Ermolina's interview with Kostornaya: "I want to become a neurosurgeon"


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Alena Kostornaya: I want to become a neurosurgeon

Q: Alena, what brought you to fugure skating?
A: My mom brought me (to the ice rink) when I was 4. She said you have to try so that they will teach you to fall and you don't break anything. I started skating at «Umka» with coach Marina Cherkasova. She got me on skates, taught me a lot, I took my first steps on the ice with her. After 3-4 years, my mom asked if I wanted to continue skating. I said: of course. I already liked figure skating by then, even though at first I didn't want to go to the rink at all. My mom would push me on to the ice and close the door. I very much didn't want to go. But then I got into skating, I started liking it. We decided to move further and switched to another coach, Elena Zhgun at «Sambo-70». I skated with her for 5 years, and then after last season, in February, we decided to move to Eteri Tutberidze's group, because her girls show strong results. And I wanted to be on podium as well.

Q: So you switched, and?
A: I knew that Eteri Georgievna is very demanding. When I came for a tryout, I skated a bit, ice time was over, and I was told that I am kind of in. But I had to skate at one more competition for my old school, «Tchaikovskaya's skate», and after that it was done. I skated with Eteri Georgievna for a week, and then she said yes.
In the beginning, when I first started in the new group, for about three months I was just doing jumps. I liked it. Some things I didn't qiute understand back then. I saw the girls skating during practices, doing free program run-throughs, correcting mistakes, if Eteri Georgievna didn't like something, repeating it again. It seemed easy enough. Only in Novogorsk, when I had my programs choreographed, I realised how hard it was to skate it time after time.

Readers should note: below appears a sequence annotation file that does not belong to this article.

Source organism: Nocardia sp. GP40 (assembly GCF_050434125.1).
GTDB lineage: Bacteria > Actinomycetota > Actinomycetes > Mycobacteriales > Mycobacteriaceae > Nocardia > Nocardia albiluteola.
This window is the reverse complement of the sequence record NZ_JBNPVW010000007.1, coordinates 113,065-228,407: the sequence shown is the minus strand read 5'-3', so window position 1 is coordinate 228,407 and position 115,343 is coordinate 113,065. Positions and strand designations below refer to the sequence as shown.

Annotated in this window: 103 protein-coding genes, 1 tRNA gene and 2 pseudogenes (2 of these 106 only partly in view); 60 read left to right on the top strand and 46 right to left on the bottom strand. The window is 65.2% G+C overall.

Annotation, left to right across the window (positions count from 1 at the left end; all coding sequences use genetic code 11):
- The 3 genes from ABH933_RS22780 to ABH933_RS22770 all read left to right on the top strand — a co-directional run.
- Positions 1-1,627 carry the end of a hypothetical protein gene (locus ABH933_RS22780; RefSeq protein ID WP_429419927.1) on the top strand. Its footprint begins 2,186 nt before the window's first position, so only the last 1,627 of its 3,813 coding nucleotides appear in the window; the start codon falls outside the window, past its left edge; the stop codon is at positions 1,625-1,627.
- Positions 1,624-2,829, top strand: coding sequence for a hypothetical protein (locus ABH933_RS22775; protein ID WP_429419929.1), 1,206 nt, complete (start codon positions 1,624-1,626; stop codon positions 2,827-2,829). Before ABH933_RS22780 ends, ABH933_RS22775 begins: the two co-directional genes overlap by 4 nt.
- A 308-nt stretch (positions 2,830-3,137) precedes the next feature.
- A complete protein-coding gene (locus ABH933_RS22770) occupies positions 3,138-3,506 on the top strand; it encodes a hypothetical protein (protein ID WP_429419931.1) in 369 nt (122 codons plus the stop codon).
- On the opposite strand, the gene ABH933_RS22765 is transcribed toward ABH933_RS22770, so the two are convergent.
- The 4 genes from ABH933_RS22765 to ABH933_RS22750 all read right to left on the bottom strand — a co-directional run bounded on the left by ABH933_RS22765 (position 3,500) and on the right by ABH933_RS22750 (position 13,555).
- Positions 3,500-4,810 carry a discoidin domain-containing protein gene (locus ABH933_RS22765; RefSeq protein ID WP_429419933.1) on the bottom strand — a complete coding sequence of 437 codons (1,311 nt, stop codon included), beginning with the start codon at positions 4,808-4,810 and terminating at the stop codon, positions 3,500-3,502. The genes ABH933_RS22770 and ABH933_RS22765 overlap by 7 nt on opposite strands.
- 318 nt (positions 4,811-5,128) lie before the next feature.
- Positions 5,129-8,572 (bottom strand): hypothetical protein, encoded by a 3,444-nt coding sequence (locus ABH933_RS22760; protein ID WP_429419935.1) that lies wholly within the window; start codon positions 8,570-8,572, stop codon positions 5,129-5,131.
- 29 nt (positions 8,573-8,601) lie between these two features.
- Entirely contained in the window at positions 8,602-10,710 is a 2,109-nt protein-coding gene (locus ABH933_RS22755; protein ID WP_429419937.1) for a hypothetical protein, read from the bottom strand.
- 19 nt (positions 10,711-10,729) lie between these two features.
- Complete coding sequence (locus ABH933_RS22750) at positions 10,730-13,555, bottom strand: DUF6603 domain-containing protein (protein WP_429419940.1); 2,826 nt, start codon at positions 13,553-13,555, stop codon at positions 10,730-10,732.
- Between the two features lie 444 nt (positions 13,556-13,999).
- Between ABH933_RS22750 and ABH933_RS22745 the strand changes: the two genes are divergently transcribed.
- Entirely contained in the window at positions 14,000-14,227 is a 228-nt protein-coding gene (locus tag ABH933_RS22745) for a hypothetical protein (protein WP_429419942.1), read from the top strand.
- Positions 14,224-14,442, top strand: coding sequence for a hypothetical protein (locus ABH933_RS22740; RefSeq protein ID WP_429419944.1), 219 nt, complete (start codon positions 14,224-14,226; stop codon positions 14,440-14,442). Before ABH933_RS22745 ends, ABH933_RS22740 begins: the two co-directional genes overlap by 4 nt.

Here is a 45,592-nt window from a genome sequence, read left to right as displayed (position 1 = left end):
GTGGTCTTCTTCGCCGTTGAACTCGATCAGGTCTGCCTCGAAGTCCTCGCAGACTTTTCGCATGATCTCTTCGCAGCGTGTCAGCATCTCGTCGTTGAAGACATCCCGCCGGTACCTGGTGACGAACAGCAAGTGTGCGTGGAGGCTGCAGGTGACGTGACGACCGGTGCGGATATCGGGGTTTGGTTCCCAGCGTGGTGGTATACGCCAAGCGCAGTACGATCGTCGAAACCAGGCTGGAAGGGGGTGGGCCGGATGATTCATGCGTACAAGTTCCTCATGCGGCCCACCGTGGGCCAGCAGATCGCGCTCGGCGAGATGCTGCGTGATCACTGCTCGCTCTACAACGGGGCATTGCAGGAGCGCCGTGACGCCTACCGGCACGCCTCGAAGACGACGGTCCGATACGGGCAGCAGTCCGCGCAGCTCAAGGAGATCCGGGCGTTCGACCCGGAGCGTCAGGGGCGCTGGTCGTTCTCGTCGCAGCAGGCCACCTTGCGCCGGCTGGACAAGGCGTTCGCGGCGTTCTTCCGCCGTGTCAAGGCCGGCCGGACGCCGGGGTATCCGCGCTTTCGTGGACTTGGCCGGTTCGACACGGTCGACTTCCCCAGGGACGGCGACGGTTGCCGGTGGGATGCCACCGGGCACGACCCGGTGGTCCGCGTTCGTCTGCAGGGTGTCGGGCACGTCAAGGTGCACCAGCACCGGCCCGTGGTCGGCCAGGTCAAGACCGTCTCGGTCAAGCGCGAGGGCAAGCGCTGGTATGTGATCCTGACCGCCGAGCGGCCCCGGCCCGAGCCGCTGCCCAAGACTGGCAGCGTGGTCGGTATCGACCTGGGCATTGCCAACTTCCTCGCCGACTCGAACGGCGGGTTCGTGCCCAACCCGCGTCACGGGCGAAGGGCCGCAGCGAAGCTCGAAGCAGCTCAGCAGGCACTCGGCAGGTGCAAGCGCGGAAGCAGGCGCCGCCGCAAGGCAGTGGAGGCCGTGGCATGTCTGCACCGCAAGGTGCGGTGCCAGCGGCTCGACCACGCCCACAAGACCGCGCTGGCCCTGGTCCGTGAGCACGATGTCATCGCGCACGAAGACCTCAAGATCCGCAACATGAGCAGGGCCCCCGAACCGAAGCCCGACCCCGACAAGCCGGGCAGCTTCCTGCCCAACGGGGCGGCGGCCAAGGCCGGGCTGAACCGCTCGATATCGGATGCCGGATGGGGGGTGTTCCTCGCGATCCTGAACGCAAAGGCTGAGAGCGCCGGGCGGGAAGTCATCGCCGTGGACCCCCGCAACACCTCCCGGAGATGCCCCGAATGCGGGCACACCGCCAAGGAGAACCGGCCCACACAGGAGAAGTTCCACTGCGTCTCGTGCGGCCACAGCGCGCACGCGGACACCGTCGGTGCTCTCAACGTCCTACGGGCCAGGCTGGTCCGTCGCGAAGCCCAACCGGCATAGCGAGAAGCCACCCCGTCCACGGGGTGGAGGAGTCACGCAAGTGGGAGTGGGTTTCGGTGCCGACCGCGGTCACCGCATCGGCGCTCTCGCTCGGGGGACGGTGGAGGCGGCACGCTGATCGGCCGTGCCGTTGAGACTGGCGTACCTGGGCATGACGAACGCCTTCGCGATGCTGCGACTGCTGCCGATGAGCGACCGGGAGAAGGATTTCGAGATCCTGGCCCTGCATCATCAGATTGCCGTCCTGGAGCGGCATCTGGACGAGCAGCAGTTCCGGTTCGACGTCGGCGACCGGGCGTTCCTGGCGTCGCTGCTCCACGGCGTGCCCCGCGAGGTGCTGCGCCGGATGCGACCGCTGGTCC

Q: Didn't you train like that before?
A: I did train before, but not doing full run-throughs every day, and repeating if something goes wrong. For example, if I missed the jump in the program, I would do it again, and that was it. Here, if I miss a jump, I repeat the whole program.
I do lots of repeats at practices, but after that the competition is a cake walk: you go out and skate without even getting out of breath.

Q: The most memorabe competition for you?
A: Russian Junior championship last year. After that event, we decided to switch. At practices, everything was great, and the short program was good, but half of the free was a disaster. For no reason at all. It was completely unexpected for me. Then, the same happened in Moscow.

Q: What do you think was the reason?
A: I didn't do my 100% at practices. I thought then I was working hard. But when I started with the new group, I realized that what I did before was nothing. Everything was pointless, because I did a jump and stood for five minutes. No real practicing. And the thing is, my coach told me that I needed to work, but I understood it only by the end of last season that she was right, that I shouldn't have stopped after each jump, that I needed to go on, keep working.